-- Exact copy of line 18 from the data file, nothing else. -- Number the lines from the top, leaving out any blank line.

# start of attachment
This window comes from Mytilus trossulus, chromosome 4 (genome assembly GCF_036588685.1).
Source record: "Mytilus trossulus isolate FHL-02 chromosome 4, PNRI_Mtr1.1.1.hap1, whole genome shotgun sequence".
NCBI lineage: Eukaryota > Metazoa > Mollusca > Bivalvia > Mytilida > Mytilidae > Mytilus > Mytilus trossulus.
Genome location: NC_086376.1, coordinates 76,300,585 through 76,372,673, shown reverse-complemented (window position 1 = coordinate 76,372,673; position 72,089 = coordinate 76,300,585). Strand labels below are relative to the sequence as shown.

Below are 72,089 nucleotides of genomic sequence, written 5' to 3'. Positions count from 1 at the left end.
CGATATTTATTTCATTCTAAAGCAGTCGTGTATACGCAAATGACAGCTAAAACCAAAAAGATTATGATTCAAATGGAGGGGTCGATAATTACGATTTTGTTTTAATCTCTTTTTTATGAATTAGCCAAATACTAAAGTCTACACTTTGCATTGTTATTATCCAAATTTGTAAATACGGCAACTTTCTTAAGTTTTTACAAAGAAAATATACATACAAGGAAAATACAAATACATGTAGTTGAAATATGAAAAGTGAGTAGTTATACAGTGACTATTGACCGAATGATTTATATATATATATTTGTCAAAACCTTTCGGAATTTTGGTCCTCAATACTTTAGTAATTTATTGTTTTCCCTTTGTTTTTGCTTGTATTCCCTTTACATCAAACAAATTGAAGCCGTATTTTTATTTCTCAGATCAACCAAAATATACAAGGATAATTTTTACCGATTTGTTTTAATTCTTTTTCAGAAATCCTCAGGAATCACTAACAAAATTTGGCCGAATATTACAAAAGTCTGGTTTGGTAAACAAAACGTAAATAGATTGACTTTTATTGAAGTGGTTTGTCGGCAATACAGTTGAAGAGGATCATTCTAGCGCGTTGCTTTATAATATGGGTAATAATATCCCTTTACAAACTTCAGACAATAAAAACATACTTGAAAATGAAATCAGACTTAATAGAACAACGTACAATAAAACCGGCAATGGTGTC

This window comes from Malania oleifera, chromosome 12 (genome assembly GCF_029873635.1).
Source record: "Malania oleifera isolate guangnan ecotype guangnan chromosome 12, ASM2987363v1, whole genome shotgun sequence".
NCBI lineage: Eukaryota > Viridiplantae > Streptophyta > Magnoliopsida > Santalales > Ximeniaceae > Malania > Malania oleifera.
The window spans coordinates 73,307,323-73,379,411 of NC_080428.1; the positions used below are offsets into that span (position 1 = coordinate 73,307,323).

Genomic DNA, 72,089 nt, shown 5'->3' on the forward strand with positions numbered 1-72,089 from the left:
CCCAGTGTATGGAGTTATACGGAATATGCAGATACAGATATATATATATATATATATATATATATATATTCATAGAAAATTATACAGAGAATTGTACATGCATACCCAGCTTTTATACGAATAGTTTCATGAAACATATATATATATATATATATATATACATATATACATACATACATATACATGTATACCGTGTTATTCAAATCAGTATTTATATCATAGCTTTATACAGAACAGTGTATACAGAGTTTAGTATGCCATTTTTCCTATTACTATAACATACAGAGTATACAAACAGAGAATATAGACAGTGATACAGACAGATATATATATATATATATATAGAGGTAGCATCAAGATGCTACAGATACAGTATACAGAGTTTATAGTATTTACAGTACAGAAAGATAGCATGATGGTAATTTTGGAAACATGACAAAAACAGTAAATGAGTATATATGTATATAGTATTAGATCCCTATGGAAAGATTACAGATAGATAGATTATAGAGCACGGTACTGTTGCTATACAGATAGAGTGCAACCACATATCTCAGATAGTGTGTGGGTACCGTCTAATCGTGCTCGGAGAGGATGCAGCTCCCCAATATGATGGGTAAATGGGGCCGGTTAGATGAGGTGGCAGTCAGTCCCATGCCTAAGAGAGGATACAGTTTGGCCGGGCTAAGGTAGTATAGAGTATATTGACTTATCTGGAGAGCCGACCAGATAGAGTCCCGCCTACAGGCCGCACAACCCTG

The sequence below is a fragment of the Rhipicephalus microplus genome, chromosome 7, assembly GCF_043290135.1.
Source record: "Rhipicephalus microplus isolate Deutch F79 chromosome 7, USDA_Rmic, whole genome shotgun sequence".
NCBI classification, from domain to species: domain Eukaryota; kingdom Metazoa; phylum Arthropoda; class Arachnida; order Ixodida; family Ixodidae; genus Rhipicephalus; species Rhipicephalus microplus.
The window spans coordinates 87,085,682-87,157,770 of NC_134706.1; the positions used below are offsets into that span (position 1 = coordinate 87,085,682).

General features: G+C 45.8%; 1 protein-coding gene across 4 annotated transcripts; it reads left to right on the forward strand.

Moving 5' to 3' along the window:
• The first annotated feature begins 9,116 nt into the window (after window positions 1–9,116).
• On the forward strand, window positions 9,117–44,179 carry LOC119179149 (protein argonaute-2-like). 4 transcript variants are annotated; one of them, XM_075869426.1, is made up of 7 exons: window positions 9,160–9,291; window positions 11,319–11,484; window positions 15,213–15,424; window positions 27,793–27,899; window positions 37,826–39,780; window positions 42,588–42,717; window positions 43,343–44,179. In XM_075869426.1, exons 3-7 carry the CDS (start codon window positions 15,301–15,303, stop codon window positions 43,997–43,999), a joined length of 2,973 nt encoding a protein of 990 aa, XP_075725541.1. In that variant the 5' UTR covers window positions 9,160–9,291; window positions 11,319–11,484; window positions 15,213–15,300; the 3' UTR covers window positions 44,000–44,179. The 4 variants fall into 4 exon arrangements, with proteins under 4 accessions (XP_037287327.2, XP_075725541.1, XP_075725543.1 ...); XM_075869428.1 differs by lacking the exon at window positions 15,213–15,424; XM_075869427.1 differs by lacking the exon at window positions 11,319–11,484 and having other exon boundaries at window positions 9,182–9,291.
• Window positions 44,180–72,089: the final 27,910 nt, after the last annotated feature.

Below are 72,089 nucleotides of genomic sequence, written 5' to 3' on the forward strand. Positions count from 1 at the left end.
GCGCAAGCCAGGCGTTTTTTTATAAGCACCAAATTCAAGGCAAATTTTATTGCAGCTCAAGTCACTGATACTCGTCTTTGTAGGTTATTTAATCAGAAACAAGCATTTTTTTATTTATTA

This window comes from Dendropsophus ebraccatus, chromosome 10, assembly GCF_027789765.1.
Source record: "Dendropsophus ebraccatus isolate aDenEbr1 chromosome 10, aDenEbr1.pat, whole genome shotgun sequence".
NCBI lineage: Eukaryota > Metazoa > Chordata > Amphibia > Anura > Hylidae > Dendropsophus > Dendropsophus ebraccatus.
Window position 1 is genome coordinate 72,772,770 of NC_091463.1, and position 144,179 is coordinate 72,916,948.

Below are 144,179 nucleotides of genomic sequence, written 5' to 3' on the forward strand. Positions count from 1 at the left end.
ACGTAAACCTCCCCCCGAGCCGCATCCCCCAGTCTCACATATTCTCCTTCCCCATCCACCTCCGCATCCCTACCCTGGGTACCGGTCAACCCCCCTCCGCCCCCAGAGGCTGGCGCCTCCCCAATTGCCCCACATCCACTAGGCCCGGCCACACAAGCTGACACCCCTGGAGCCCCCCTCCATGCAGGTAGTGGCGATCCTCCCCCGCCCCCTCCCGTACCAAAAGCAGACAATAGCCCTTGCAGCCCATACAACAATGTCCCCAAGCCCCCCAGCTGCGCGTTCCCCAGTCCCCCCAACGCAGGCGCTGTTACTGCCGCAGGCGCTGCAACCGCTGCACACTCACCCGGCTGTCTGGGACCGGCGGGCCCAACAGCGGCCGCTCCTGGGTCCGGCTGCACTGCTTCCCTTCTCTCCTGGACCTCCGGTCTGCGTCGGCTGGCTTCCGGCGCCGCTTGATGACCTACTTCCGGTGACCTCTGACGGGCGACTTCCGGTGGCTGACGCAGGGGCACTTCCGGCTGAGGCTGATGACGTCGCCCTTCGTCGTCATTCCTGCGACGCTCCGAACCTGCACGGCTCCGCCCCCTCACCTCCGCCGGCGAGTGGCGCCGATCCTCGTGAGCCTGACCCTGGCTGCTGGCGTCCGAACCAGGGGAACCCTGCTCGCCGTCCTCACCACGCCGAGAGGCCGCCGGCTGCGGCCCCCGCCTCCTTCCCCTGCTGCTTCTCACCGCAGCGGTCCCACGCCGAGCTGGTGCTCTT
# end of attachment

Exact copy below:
Moving 5' to 3' along the window: